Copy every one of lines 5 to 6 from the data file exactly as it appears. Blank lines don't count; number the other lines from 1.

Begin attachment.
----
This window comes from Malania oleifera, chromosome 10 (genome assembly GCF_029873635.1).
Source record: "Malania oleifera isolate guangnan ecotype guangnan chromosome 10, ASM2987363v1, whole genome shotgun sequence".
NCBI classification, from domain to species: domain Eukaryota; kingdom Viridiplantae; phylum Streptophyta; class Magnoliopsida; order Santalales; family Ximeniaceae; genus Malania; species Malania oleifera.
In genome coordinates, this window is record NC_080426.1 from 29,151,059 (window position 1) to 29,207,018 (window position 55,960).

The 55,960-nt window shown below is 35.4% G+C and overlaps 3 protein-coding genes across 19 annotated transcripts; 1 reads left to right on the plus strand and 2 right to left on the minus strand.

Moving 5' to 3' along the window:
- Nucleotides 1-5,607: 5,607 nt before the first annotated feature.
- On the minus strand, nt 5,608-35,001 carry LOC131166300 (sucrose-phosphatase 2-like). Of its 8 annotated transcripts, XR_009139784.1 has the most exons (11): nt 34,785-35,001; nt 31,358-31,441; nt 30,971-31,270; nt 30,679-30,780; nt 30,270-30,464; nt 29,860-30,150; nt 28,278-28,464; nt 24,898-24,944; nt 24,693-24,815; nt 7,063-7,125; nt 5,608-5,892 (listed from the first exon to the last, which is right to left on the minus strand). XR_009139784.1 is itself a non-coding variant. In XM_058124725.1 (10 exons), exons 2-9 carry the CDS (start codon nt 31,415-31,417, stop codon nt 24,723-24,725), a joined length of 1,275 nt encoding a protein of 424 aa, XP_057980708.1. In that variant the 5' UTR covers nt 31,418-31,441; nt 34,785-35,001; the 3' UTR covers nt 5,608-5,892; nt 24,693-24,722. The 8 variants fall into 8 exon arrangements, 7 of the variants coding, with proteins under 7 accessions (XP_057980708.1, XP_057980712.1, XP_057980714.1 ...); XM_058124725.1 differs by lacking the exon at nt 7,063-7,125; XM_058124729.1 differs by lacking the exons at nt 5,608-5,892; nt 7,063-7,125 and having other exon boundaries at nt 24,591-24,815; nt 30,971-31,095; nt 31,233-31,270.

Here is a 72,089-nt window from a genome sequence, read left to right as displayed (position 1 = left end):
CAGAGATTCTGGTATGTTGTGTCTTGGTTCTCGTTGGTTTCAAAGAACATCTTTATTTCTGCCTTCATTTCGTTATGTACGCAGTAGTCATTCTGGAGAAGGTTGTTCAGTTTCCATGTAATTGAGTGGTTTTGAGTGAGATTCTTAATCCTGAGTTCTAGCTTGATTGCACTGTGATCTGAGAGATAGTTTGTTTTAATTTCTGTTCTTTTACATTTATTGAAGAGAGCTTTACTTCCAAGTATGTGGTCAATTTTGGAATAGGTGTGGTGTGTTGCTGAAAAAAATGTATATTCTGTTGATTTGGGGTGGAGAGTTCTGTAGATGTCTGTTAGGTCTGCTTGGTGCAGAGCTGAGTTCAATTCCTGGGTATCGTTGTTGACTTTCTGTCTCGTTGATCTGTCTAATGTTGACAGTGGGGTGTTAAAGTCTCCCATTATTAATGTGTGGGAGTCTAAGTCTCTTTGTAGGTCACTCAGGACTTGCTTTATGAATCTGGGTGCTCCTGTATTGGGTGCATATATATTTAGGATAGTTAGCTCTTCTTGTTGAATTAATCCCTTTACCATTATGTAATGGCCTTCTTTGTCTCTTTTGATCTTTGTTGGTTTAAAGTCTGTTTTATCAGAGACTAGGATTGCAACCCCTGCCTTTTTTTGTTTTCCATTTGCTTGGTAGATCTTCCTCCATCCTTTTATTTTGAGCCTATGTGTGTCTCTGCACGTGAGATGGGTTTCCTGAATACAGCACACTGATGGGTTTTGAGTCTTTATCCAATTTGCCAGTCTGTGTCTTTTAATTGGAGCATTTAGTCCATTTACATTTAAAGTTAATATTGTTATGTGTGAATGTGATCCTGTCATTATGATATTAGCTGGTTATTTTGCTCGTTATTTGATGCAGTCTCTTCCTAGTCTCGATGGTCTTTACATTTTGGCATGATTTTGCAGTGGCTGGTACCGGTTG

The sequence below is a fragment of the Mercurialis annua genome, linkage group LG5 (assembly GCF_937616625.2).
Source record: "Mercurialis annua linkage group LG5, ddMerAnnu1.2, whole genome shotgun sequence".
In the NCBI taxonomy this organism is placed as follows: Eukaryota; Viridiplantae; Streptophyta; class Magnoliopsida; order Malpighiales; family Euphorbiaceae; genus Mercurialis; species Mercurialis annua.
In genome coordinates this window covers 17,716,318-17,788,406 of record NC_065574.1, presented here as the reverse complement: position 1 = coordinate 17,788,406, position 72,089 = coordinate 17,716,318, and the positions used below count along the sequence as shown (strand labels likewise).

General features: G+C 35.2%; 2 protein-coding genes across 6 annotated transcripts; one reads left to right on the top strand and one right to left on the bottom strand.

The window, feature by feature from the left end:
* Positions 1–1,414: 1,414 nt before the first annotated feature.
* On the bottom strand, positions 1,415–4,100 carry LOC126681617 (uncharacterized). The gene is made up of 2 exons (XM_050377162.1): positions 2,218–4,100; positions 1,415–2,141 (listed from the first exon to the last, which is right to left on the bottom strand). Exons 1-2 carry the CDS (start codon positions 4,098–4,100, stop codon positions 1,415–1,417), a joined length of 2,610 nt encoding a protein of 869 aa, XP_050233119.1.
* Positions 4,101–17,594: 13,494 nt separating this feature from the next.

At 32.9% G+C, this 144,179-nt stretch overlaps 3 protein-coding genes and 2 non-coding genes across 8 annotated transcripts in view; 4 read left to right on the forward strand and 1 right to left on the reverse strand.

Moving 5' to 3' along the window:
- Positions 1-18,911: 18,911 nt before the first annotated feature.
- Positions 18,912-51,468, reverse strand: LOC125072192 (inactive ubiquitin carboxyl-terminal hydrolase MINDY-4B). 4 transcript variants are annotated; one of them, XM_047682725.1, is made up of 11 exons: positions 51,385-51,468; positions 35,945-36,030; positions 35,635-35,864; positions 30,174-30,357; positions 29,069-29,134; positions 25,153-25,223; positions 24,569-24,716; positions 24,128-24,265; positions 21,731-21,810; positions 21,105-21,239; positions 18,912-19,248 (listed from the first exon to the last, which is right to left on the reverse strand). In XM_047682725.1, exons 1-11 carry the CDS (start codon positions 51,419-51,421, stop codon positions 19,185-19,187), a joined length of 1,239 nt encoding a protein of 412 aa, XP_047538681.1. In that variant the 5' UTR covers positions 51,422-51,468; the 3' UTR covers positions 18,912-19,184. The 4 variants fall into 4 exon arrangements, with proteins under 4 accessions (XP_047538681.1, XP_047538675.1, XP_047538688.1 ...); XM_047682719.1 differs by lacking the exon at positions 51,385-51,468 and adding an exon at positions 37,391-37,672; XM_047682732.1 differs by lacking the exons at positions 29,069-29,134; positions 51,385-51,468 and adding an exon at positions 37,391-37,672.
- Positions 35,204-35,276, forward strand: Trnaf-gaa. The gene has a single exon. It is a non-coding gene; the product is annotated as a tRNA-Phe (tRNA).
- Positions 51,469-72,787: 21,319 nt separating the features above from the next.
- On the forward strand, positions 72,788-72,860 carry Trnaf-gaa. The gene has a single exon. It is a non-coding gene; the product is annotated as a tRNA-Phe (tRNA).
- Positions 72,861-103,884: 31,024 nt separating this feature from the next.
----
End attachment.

The 55,960-nt window shown below is 35.4% G+C and overlaps 3 protein-coding genes across 19 annotated transcripts; 1 reads left to right on the plus strand and 2 right to left on the minus strand.

Moving 5' to 3' along the window: